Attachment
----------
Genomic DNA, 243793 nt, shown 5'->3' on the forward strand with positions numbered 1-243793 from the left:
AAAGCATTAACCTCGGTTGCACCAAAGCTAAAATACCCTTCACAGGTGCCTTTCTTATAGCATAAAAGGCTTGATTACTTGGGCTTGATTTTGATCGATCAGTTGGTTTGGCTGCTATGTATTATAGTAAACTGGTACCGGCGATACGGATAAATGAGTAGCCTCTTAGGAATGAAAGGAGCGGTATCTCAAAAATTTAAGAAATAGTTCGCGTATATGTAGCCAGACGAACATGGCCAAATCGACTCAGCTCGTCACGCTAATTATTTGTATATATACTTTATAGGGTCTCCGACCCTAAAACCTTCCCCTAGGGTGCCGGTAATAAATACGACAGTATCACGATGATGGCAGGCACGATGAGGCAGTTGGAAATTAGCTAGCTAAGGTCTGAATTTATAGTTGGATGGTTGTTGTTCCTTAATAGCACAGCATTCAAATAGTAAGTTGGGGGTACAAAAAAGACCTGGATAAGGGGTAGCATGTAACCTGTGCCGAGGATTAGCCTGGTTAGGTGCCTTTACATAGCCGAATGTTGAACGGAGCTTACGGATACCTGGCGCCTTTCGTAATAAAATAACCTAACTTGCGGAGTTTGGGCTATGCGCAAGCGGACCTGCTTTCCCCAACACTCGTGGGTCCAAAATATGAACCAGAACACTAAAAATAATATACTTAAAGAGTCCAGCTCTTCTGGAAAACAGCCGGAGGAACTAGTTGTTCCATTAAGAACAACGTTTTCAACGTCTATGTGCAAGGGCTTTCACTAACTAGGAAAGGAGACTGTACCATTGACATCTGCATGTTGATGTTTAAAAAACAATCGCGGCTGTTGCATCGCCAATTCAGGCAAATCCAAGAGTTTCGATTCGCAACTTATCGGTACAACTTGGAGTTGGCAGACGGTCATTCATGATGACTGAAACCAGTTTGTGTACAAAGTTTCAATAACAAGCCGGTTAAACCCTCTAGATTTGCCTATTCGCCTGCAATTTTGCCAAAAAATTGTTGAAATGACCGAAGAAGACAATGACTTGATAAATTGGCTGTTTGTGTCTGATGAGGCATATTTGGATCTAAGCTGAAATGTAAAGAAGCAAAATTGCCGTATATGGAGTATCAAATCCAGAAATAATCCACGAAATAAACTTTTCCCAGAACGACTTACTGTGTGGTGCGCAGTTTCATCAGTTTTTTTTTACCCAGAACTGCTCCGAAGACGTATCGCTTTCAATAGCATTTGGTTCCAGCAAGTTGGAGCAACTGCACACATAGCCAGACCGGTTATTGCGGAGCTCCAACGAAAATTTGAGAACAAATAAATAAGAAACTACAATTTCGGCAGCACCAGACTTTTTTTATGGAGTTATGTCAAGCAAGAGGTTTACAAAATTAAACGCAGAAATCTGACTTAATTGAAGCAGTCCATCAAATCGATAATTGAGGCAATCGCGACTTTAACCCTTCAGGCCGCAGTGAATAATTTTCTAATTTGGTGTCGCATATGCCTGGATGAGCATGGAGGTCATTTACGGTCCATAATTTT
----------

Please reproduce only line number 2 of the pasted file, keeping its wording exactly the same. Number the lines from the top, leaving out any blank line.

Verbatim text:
AAAGCATTAACCTCGGTTGCACCAAAGCTAAAATACCCTTCACAGGTGCCTTTCTTATAGCATAAAAGGCTTGATTACTTGGGCTTGATTTTGATCGATCAGTTGGTTTGGCTGCTATGTATTATAGTAAACTGGTACCGGCGATACGGATAAATGAGTAGCCTCTTAGGAATGAAAGGAGCGGTATCTCAAAAATTTAAGAAATAGTTCGCGTATATGTAGCCAGACGAACATGGCCAAATCGACTCAGCTCGTCACGCTAATTATTTGTATATATACTTTATAGGGTCTCCGACCCTAAAACCTTCCCCTAGGGTGCCGGTAATAAATACGACAGTATCACGATGATGGCAGGCACGATGAGGCAGTTGGAAATTAGCTAGCTAAGGTCTGAATTTATAGTTGGATGGTTGTTGTTCCTTAATAGCACAGCATTCAAATAGTAAGTTGGGGGTACAAAAAAGACCTGGATAAGGGGTAGCATGTAACCTGTGCCGAGGATTAGCCTGGTTAGGTGCCTTTACATAGCCGAATGTTGAACGGAGCTTACGGATACCTGGCGCCTTTCGTAATAAAATAACCTAACTTGCGGAGTTTGGGCTATGCGCAAGCGGACCTGCTTTCCCCAACACTCGTGGGTCCAAAATATGAACCAGAACACTAAAAATAATATACTTAAAGAGTCCAGCTCTTCTGGAAAACAGCCGGAGGAACTAGTTGTTCCATTAAGAACAACGTTTTCAACGTCTATGTGCAAGGGCTTTCACTAACTAGGAAAGGAGACTGTACCATTGACATCTGCATGTTGATGTTTAAAAAACAATCGCGGCTGTTGCATCGCCAATTCAGGCAAATCCAAGAGTTTCGATTCGCAACTTATCGGTACAACTTGGAGTTGGCAGACGGTCATTCATGATGACTGAAACCAGTTTGTGTACAAAGTTTCAATAACAAGCCGGTTAAACCCTCTAGATTTGCCTATTCGCCTGCAATTTTGCCAAAAAATTGTTGAAATGACCGAAGAAGACAATGACTTGATAAATTGGCTGTTTGTGTCTGATGAGGCATATTTGGATCTAAGCTGAAATGTAAAGAAGCAAAATTGCCGTATATGGAGTATCAAATCCAGAAATAATCCACGAAATAAACTTTTCCCAGAACGACTTACTGTGTGGTGCGCAGTTTCATCAGTTTTTTTTTACCCAGAACTGCTCCGAAGACGTATCGCTTTCAATAGCATTTGGTTCCAGCAAGTTGGAGCAACTGCACACATAGCCAGACCGGTTATTGCGGAGCTCCAACGAAAATTTGAGAACAAATAAATAAGAAACTACAATTTCGGCAGCACCAGACTTTTTTTATGGAGTTATGTCAAGCAAGAGGTTTACAAAATTAAACGCAGAAATCTGACTTAATTGAAGCAGTCCATCAAATCGATAATTGAGGCAATCGCGACTTTAACCCTTCAGGCCGCAGTGAATAATTTTCTAATTTGGTGTCGCATATGCCTGGATGAGCATGGAGGTCATTTACGGTCCATAATTTT